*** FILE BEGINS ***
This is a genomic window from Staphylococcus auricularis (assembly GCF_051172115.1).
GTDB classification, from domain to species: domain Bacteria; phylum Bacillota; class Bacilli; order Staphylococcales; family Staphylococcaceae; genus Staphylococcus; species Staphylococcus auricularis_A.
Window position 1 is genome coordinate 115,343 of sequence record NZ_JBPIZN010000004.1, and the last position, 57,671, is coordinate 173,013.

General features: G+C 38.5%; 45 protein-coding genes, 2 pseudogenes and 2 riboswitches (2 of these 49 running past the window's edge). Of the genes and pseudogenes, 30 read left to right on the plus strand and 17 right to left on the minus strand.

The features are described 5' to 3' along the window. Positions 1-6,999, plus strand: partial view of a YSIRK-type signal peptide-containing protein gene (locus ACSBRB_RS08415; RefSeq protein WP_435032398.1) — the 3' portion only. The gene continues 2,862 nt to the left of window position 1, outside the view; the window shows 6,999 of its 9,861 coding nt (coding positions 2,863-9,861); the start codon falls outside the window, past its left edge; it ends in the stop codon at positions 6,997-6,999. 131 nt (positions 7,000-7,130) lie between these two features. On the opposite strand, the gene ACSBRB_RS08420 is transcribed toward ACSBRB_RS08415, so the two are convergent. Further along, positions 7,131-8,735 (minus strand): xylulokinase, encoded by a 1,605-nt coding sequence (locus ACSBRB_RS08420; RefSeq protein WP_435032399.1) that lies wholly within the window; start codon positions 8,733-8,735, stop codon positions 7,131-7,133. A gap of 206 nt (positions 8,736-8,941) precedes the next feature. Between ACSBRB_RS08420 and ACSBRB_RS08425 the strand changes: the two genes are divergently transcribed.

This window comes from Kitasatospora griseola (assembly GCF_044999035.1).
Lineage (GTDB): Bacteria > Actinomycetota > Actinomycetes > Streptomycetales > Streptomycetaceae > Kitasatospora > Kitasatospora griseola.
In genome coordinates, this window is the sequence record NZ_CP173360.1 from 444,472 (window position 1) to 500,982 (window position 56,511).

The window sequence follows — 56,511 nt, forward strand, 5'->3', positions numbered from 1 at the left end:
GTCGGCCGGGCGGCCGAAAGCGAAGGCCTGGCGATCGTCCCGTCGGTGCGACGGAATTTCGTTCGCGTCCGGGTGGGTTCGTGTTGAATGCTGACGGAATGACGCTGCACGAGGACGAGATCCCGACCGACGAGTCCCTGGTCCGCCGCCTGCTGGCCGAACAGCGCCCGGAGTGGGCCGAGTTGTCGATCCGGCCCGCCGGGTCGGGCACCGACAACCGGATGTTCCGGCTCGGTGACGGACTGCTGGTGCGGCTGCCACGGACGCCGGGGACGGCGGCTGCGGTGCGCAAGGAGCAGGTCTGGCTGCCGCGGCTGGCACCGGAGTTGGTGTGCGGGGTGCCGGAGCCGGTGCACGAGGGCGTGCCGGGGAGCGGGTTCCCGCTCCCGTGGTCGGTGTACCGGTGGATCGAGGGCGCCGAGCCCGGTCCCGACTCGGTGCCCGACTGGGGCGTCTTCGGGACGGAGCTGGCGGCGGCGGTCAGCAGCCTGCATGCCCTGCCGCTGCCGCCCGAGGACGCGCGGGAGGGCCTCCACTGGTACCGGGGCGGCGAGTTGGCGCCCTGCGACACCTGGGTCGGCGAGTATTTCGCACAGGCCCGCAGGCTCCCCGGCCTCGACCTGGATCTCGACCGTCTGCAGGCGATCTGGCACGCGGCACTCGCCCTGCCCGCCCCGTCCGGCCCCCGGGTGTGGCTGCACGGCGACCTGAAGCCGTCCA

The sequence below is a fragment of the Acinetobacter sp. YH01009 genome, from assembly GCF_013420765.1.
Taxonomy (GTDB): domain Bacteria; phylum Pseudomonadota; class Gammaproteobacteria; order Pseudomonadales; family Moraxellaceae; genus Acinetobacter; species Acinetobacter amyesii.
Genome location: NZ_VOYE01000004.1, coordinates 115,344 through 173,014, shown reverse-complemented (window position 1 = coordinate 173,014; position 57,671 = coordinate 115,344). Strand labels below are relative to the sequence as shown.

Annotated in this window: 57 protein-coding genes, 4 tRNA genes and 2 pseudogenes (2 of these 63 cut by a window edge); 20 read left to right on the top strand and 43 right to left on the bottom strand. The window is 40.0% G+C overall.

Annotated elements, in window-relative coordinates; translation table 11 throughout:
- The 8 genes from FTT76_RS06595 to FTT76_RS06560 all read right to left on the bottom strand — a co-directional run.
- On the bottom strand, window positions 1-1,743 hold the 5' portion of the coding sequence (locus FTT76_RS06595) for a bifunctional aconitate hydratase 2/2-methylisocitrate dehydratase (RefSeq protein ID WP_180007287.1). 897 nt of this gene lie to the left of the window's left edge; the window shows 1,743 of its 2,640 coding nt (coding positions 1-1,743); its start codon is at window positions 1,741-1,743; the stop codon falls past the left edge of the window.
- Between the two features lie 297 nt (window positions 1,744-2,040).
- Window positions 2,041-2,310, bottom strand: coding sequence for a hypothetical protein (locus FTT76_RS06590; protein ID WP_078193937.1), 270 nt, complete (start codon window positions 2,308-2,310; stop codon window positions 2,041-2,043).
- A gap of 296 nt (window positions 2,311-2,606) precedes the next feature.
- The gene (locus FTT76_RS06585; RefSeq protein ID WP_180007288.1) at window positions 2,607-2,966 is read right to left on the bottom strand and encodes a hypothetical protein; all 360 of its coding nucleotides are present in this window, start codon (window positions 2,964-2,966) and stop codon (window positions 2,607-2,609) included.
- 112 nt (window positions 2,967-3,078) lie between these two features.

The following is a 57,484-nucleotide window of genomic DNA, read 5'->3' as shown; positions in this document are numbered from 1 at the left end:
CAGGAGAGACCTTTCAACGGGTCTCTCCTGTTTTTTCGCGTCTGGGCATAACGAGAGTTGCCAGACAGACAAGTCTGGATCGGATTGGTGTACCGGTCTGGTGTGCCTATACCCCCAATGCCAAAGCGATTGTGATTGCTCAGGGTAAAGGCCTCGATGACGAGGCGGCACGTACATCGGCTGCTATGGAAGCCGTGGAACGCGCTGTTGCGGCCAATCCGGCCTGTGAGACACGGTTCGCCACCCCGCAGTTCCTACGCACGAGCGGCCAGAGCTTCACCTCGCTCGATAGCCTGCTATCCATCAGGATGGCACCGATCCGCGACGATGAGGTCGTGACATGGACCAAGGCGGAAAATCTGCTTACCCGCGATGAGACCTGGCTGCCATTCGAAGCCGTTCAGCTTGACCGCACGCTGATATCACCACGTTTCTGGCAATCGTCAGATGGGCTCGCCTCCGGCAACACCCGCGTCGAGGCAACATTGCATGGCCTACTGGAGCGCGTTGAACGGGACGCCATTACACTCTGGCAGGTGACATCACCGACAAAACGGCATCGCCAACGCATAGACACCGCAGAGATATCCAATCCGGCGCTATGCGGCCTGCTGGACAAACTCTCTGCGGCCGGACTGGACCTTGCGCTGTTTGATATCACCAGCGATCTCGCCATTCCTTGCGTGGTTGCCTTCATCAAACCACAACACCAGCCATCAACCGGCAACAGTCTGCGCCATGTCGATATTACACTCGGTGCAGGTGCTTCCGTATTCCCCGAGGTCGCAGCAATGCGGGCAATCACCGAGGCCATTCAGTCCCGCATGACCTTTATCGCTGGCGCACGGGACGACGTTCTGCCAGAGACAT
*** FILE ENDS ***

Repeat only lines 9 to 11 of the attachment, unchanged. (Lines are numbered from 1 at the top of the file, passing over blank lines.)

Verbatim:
The window sequence follows — 56,511 nt, forward strand, 5'->3', positions numbered from 1 at the left end:
GTCGGCCGGGCGGCCGAAAGCGAAGGCCTGGCGATCGTCCCGTCGGTGCGACGGAATTTCGTTCGCGTCCGGGTGGGTTCGTGTTGAATGCTGACGGAATGACGCTGCACGAGGACGAGATCCCGACCGACGAGTCCCTGGTCCGCCGCCTGCTGGCCGAACAGCGCCCGGAGTGGGCCGAGTTGTCGATCCGGCCCGCCGGGTCGGGCACCGACAACCGGATGTTCCGGCTCGGTGACGGACTGCTGGTGCGGCTGCCACGGACGCCGGGGACGGCGGCTGCGGTGCGCAAGGAGCAGGTCTGGCTGCCGCGGCTGGCACCGGAGTTGGTGTGCGGGGTGCCGGAGCCGGTGCACGAGGGCGTGCCGGGGAGCGGGTTCCCGCTCCCGTGGTCGGTGTACCGGTGGATCGAGGGCGCCGAGCCCGGTCCCGACTCGGTGCCCGACTGGGGCGTCTTCGGGACGGAGCTGGCGGCGGCGGTCAGCAGCCTGCATGCCCTGCCGCTGCCGCCCGAGGACGCGCGGGAGGGCCTCCACTGGTACCGGGGCGGCGAGTTGGCGCCCTGCGACACCTGGGTCGGCGAGTATTTCGCACAGGCCCGCAGGCTCCCCGGCCTCGACCTGGATCTCGACCGTCTGCAGGCGATCTGGCACGCGGCACTCGCCCTGCCCGCCCCGTCCGGCCCCCGGGTGTGGCTGCACGGCGACCTGAAGCCGTCCA

The sequence below is a fragment of the Acinetobacter sp. YH01009 genome, from assembly GCF_013420765.1.